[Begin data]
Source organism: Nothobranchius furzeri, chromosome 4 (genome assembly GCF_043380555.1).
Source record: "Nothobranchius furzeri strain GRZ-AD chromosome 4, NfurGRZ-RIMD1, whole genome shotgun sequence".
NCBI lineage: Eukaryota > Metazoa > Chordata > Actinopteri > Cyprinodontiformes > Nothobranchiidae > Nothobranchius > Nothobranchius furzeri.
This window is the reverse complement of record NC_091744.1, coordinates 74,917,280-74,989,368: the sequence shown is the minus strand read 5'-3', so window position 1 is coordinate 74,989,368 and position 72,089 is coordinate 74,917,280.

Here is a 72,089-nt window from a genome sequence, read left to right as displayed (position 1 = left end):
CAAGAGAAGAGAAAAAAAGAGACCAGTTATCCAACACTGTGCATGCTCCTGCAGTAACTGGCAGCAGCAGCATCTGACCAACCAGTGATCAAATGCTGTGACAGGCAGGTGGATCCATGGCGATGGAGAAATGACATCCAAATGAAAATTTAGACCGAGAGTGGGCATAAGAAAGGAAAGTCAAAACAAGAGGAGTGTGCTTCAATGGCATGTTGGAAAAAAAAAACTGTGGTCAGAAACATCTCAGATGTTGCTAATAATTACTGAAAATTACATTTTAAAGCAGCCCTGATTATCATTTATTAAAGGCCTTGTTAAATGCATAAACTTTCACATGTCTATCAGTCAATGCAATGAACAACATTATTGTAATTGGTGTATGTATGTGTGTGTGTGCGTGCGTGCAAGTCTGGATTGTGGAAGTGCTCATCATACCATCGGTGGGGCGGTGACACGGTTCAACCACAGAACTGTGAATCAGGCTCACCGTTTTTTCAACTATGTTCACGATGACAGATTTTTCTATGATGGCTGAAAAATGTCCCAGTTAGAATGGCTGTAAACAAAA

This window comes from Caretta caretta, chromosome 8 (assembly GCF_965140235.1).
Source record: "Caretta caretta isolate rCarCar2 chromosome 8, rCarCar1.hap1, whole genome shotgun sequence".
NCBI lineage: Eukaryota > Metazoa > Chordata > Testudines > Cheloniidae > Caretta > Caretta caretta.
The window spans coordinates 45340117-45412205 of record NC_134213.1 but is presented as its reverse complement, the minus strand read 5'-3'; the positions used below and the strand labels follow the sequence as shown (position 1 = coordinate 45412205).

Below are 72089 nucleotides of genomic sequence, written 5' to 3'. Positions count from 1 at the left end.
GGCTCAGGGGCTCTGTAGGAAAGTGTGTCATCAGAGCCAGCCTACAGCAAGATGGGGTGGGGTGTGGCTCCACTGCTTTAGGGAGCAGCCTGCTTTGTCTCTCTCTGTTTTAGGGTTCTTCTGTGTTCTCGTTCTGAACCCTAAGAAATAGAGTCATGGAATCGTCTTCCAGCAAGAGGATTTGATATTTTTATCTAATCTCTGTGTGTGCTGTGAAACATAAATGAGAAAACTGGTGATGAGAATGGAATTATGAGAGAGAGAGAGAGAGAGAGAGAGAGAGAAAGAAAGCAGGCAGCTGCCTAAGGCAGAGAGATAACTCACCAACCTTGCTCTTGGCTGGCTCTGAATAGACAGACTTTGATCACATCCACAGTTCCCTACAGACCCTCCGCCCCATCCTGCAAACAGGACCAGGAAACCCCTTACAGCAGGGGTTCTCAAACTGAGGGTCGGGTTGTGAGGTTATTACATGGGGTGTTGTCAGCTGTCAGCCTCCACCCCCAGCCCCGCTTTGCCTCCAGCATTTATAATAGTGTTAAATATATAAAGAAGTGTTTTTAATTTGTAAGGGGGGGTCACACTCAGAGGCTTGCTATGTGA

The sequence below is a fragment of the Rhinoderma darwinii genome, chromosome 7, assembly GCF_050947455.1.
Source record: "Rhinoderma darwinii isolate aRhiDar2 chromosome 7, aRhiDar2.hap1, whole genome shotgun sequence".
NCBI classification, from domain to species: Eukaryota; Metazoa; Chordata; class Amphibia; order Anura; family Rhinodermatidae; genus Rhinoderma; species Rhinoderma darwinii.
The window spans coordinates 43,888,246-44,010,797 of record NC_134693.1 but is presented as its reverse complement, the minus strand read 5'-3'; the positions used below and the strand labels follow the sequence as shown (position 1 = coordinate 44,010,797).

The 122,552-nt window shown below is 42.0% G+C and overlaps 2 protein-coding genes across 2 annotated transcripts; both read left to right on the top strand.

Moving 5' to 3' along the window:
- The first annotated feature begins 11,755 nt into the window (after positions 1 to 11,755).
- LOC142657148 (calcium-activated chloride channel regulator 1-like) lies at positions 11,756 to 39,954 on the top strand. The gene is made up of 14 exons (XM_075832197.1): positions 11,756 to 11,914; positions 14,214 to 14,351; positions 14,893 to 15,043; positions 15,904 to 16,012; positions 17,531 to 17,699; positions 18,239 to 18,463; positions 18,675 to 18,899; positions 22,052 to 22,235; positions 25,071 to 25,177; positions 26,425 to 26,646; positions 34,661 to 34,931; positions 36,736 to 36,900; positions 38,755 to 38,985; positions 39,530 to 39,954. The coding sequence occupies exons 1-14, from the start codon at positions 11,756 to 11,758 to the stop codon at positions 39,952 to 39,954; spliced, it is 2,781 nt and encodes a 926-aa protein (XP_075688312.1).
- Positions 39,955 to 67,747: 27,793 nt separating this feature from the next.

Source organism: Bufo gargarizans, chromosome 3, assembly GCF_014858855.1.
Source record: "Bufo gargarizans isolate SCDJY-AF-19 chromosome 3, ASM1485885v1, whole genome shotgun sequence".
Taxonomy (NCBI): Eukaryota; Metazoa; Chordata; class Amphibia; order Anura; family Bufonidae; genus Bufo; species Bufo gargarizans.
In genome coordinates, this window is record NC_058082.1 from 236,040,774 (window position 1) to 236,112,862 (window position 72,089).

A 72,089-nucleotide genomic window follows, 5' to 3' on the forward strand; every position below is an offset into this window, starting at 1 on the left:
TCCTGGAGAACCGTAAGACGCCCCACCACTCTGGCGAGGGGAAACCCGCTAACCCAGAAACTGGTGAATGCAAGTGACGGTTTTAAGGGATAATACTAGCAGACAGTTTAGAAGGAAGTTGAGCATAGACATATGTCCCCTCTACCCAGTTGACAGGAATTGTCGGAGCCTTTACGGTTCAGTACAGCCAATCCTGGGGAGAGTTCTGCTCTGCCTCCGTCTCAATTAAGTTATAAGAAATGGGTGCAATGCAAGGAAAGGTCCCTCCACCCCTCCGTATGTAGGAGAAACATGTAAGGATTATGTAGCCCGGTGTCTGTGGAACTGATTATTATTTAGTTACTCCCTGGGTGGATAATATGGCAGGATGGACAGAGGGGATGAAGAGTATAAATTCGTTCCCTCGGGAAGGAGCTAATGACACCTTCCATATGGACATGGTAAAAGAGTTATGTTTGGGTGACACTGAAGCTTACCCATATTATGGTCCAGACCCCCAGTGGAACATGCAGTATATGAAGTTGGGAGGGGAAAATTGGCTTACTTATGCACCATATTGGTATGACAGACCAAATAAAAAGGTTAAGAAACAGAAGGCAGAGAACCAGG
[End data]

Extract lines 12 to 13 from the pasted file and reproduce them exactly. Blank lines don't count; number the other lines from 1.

GGCTCAGGGGCTCTGTAGGAAAGTGTGTCATCAGAGCCAGCCTACAGCAAGATGGGGTGGGGTGTGGCTCCACTGCTTTAGGGAGCAGCCTGCTTTGTCTCTCTCTGTTTTAGGGTTCTTCTGTGTTCTCGTTCTGAACCCTAAGAAATAGAGTCATGGAATCGTCTTCCAGCAAGAGGATTTGATATTTTTATCTAATCTCTGTGTGTGCTGTGAAACATAAATGAGAAAACTGGTGATGAGAATGGAATTATGAGAGAGAGAGAGAGAGAGAGAGAGAGAGAAAGAAAGCAGGCAGCTGCCTAAGGCAGAGAGATAACTCACCAACCTTGCTCTTGGCTGGCTCTGAATAGACAGACTTTGATCACATCCACAGTTCCCTACAGACCCTCCGCCCCATCCTGCAAACAGGACCAGGAAACCCCTTACAGCAGGGGTTCTCAAACTGAGGGTCGGGTTGTGAGGTTATTACATGGGGTGTTGTCAGCTGTCAGCCTCCACCCCCAGCCCCGCTTTGCCTCCAGCATTTATAATAGTGTTAAATATATAAAGAAGTGTTTTTAATTTGTAAGGGGGGGTCACACTCAGAGGCTTGCTATGTGA

The sequence below is a fragment of the Rhinoderma darwinii genome, chromosome 7, assembly GCF_050947455.1.